Neither Chicken Farmers of Canada (CFC) nor Egg Farmers of Canada (EFC) collects data on farm worker demand or on the number of foreign workers employed on chicken or egg farms. CFC would not provide a comment on the topic of sector-specific permits nor whether more specific guidelines are needed for chicken farmers with regards to the conditions provided for foreign workers; CFC senior communications manager Marty Brett says that CFC provides guidelines relating to bio-security and more, which all farm workers and visitors should follow. EFC Chair Peter Clarke says he can’t provide a comment about whether EFC supports sector-specific permits as it is not a topic that has been discussed at any meetings so far. Like CFC, EFC provide guidelines that all farm visitors and workers should adhere to. With regard to whether egg farmers need more specific guidelines about how to treat foreign workers, Clarke says, “I don’t see extra requirements as necessary, and I believe all Canadian egg farmers provide good working conditions.” The Poultry Services Association did not choose to respond to questions on these issues.

Canadian Poultry and Egg Processors Council (CPEPC) president Robin Horel canvassed his members about their general need for workers, and says that the need appears to be mostly in Western Canada. “Three to four years ago, the need was very strong in B.C. and Alberta, particularly in Alberta, and to some extent Saskatchewan,” Horel notes. “The need subsided to some degree, but within the past year, labour has again become a critical issue.”

The companies that responded ranged from having no temporary foreign workers at present to having about five per cent. Geographically, Horel notes that from the responses, there appear to be many foreign workers in Alberta’s processing industry, with an increase occurring in Saskatchewan and somewhat of a decrease occurring in British Columbia. No CPEPC members east of Saskatchewan who responded reported using any
temporary foreign workers.

Horel also reports that responding members see the approval process for foreign workers as “very difficult and cumbersome.” In addition, he points out that foreign workers employed by his members enjoy the same wages, benefits and working conditions as Canadian workers. CPEPC members who responded to the questions did not support the notion of sector-specific permits. One noted that “if we live up to the commitments we have to the employees we bring in, we do not want them leaving for another employer after we have gone through all the hoops. It would be OK after a certain time.” Another noted, “I think employer-specific should remain in place, unless the employers themselves approve the change. We spend time and resources sourcing and then training employees at our plants.”

As unemployment stays high or worsens in some areas of Canada, the question arises as to whether as many temporary foreign workers will be needed in the country’s agricultural sector. Preibisch asserts that even though unemployment here has risen, Canadians avoid many agricultural labour jobs as they are difficult and seasonal. “Many employers do want to hire Canadians but migrants can become a preferred source of labour,” she notes. “They also find it hard to retain Canadians in some cases.” To be able to hire foreign workers, employers currently have to advertise and show they can’t fill the positions with Canadians, but Preibisch notes that there are ways around this requirement. “The employer might do limited advertising, and it’s also plausible that some Canadians are hired, but the first day of work is made so hard and unpleasant that they quit, and word spreads.”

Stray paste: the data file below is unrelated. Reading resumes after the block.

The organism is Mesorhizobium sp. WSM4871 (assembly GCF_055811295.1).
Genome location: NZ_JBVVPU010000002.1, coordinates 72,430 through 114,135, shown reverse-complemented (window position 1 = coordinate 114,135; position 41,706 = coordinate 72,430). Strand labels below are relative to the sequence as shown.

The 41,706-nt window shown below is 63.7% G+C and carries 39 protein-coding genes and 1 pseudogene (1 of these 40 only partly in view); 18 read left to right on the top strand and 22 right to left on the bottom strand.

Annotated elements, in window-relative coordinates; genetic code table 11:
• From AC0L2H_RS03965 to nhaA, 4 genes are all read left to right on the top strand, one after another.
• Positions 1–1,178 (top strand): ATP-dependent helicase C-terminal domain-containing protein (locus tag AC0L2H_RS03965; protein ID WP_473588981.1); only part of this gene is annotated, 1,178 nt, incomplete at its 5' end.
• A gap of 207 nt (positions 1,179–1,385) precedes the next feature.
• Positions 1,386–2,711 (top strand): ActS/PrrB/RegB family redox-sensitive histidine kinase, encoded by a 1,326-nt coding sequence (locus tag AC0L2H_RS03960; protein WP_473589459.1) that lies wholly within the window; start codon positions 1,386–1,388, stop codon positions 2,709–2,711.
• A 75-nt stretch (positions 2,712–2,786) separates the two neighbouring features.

However, on April 19, the Canadian government announced that preparations are being made to link the federal Employment Insurance program to the Temporary Foreign Worker program. This could mean employment insurance benefits could be restricted or denied to people in areas where foreign workers have been hired in the past, thereby encouraging them to take the jobs. In addition, it could mean that employers in these areas could be denied access to foreign workers. Response from agricultural employers has been mixed; the thought of hiring Canadians to take jobs under duress seems rife with difficulty to some.    

There are also regions in Canada where workers are hard to find, and in these areas – particularly in Alberta where the oil patch continues to attract labourers – Horel says the availability of foreign workers is imperative for Canada’s poultry and egg processors. He says his members need skilled workers as well: “These trade skills are not recognized by Canadian regulators in a timely fashion, and a serious shortage will hurt the economy.”

Skilled labourers usually seek to emigrate permanently to Canada instead of applying as temporary workers – tens of thousands do so annually. This huge number of applications has led to a seven-year processing backlog, and Citizenship and Immigration Canada has decided to deal with it by destroying applications from over 280,000 people. The $130 million in fees paid by these applicants will be refunded and they will be able to re-apply under new criteria.

In addition, and which will hopefully benefit CPEPC members a great deal, there will likely be a pilot project that will allow provincial/territorial governments to go through current applications and highlight those that match their needs.